After hearing about all the leaked nude celebrity photos, one can’t help but think, “Is this service safe at all?”. To that end, I was recently asked to appear on WBIR to discuss the issues surrounding the leaked photos.

So how did it happen? Initial reports from Apple indicate that the photos were stolen using several methods, but most were from ripped iCloud backups. How does that work? Well, several ways. Attackers can either guess your password, use tools to crack your password, or reset your password by guessing the answers to your security questions. Once they have your password, there are several software packages out there that let you download and open (or “rip”) the backup files. Anything that is inside those backup files is now fair game to the attacker… enter celeb nudie pix.

As I mention in the TV spot, many bloggers have come out and talked about Apple’s two-factor authentication as a cure for this problem. While Apple’s two-factor authentication should definitely be leveraged, it unfortunately would not have helped in this situation. Apple’s two-factor auth is limited in scope and doesn’t cover some very important pieces; namely these iCloud backups and your photostream. So how do we protect ourselves? Well, first and foremost, we HAVE to start using strong passwords. I suggest in this TV spot that if it is convenient for you to remember, it is probably convenient for the attacker to guess or crack. When passwords are the only option, then we have to start thinking in terms of passphrases. Instead of fluffy or Pa$$w0rd, we need to be thinking “I love my d0g and her name is Fluffy!”. Yes it’s long, and yes it takes a little getting used to typing… but it would also take a good while to crack. Part two of this scenario would be to use strong answers to these security questions. By strong answers, I mean answers that aren’t the true and well documented answers. If you were born in Lexington, Kentucky, and this fact is all over your Facebook profile and you’ve mentioned it on Twitter, it’s a bad idea to use this as the answer to your security question. To take that one step further, if it is public record, don’t use it. Here’s the fun part though, no one is checking to confirm that what you write is an actual place. So for “City where you were born” you could answer Michael Jackson. I bet THAT’S not documented anywhere. Food for thought.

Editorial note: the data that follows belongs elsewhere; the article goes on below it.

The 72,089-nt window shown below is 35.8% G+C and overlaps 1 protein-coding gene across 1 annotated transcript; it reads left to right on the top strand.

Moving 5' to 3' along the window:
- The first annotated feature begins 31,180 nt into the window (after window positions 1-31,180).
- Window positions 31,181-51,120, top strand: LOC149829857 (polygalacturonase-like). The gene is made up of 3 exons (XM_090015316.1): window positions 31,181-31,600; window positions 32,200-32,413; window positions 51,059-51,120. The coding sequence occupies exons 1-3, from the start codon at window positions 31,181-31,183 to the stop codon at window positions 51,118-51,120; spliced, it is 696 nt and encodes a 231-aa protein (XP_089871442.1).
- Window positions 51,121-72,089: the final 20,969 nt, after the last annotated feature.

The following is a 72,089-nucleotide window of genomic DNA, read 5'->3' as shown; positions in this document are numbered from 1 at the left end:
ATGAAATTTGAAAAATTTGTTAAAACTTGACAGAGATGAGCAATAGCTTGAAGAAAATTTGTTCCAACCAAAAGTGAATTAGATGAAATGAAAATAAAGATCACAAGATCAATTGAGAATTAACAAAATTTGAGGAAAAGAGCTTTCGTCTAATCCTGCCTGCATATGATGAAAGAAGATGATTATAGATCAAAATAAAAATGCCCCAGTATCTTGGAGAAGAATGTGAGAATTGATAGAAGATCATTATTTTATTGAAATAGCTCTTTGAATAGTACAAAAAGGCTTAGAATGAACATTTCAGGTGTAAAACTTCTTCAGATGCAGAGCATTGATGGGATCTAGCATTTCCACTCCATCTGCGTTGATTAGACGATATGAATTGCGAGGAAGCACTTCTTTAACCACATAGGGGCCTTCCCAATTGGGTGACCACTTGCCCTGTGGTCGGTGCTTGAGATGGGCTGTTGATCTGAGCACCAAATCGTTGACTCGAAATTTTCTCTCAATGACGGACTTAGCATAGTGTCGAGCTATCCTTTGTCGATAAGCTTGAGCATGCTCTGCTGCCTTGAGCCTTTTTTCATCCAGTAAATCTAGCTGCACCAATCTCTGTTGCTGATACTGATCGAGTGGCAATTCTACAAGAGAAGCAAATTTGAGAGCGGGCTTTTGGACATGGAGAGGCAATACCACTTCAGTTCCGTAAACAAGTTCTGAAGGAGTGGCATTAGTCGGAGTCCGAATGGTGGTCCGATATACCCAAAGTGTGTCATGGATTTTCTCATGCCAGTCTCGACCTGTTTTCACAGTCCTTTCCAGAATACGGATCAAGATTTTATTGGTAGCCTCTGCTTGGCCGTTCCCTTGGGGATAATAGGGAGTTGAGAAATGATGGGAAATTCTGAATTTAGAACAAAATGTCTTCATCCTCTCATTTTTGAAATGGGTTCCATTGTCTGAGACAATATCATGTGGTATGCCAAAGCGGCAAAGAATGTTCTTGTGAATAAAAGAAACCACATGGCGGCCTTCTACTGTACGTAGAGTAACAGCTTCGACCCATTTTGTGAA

The last thing I want to bring up here has gotten me in a bit of hot water with a certain segment of the population. This would be the idea of not taking nude pictures of yourself to begin with. I suggested this online immediately after the photos were leaked, and immediately got chastised by several people for “victim blaming”. Other popular tweets around this idea were ones like “You shouldn’t take the picture is the new she shouldn’t have worn that short skirt” and other references to rape culture. I get it, I really do. In no way does me saying this mean to imply that somehow the guilty parties that broke into these women’s accounts are any less guilty. You should absolutely be able to take whatever kinds of pictures of yourself you’d like to, without fear of them showing up in places you didn’t intend, just like you *should* be able to drop your young kids off to play at a playground by themselves with zero regard for the area of town you’re in or the time of day. The latter is obvious. As a good parent you’d never drop your kid off in a bad part of town at 2AM, so why is it bad to suggest that perhaps the former is an obvious no-brainer as well? To me, it’s about taking personal responsibility for our own data and our own lives and doing the “smart” thing in the context of the day and time in which we live. You *should* be able to take those pictures, but that fact that these pictures are now living on a device that is backing itself up to storage that is on the internet and secured by imperfect systems (because we as humans are involved in the security process) should give us all the same pause as that bad neighborhood at 2AM does.

Frankly, the internet is a bad neighborhood that just so happens to have some pretty houses in it, and we all have to start treating it that way.

–Dan Thompson

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